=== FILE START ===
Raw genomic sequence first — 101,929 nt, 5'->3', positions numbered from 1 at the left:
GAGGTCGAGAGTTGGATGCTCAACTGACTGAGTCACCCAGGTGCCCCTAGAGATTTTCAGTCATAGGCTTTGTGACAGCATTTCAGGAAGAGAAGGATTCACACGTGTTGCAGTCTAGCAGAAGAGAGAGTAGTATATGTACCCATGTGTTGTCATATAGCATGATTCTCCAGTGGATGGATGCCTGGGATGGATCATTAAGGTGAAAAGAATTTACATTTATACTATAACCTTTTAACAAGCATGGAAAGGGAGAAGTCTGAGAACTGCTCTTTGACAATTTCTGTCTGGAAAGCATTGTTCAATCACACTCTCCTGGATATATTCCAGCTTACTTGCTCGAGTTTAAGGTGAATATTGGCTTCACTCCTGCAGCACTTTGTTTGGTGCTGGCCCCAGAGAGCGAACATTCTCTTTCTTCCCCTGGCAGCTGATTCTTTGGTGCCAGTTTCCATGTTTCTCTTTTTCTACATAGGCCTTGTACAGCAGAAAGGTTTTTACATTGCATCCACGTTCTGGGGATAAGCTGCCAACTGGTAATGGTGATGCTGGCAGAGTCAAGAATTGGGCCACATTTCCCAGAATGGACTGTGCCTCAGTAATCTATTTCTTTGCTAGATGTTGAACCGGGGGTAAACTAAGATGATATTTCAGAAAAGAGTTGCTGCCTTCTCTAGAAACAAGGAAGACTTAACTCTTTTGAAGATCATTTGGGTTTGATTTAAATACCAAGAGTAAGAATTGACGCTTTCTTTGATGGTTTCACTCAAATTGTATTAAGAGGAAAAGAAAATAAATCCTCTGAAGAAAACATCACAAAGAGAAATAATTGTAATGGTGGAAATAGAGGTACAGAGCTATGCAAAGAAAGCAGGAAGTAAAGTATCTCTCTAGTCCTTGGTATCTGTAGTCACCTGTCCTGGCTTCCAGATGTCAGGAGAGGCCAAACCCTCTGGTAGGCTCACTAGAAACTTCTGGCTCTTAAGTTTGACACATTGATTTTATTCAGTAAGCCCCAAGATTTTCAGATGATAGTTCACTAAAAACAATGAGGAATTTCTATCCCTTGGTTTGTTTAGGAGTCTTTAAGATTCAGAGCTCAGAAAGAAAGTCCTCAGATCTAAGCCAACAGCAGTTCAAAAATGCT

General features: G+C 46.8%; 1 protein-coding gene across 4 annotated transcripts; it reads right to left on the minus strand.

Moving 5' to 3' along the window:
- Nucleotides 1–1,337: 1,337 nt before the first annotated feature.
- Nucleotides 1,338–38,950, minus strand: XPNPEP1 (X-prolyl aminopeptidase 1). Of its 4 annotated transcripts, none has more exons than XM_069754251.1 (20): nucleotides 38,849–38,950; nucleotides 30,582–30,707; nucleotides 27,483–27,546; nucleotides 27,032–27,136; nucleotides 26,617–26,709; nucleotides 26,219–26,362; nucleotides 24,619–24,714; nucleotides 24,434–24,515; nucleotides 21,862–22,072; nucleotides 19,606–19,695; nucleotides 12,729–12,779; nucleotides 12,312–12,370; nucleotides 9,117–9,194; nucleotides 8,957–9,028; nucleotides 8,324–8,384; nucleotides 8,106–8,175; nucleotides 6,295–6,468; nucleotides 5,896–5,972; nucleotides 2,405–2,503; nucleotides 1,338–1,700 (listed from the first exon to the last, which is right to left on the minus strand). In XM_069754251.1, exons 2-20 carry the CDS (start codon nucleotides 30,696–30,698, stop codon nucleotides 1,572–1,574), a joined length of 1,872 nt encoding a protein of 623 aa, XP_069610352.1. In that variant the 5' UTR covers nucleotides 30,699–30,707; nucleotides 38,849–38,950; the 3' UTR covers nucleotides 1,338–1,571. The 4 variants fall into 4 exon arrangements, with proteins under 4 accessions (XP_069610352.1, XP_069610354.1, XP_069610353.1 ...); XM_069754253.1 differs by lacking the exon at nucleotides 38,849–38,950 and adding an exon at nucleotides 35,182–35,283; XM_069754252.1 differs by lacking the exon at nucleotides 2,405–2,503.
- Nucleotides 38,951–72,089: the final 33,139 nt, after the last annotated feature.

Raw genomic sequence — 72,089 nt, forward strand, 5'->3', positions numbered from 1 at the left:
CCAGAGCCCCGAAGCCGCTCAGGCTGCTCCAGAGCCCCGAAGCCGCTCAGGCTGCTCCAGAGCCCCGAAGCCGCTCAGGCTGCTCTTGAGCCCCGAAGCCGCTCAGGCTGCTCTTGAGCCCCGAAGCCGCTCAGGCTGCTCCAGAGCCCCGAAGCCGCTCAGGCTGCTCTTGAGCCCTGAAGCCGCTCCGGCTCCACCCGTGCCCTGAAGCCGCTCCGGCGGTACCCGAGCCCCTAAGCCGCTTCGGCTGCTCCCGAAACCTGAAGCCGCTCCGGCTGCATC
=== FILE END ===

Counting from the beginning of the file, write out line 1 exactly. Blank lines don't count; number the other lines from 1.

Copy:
Raw genomic sequence first — 101,929 nt, 5'->3', positions numbered from 1 at the left: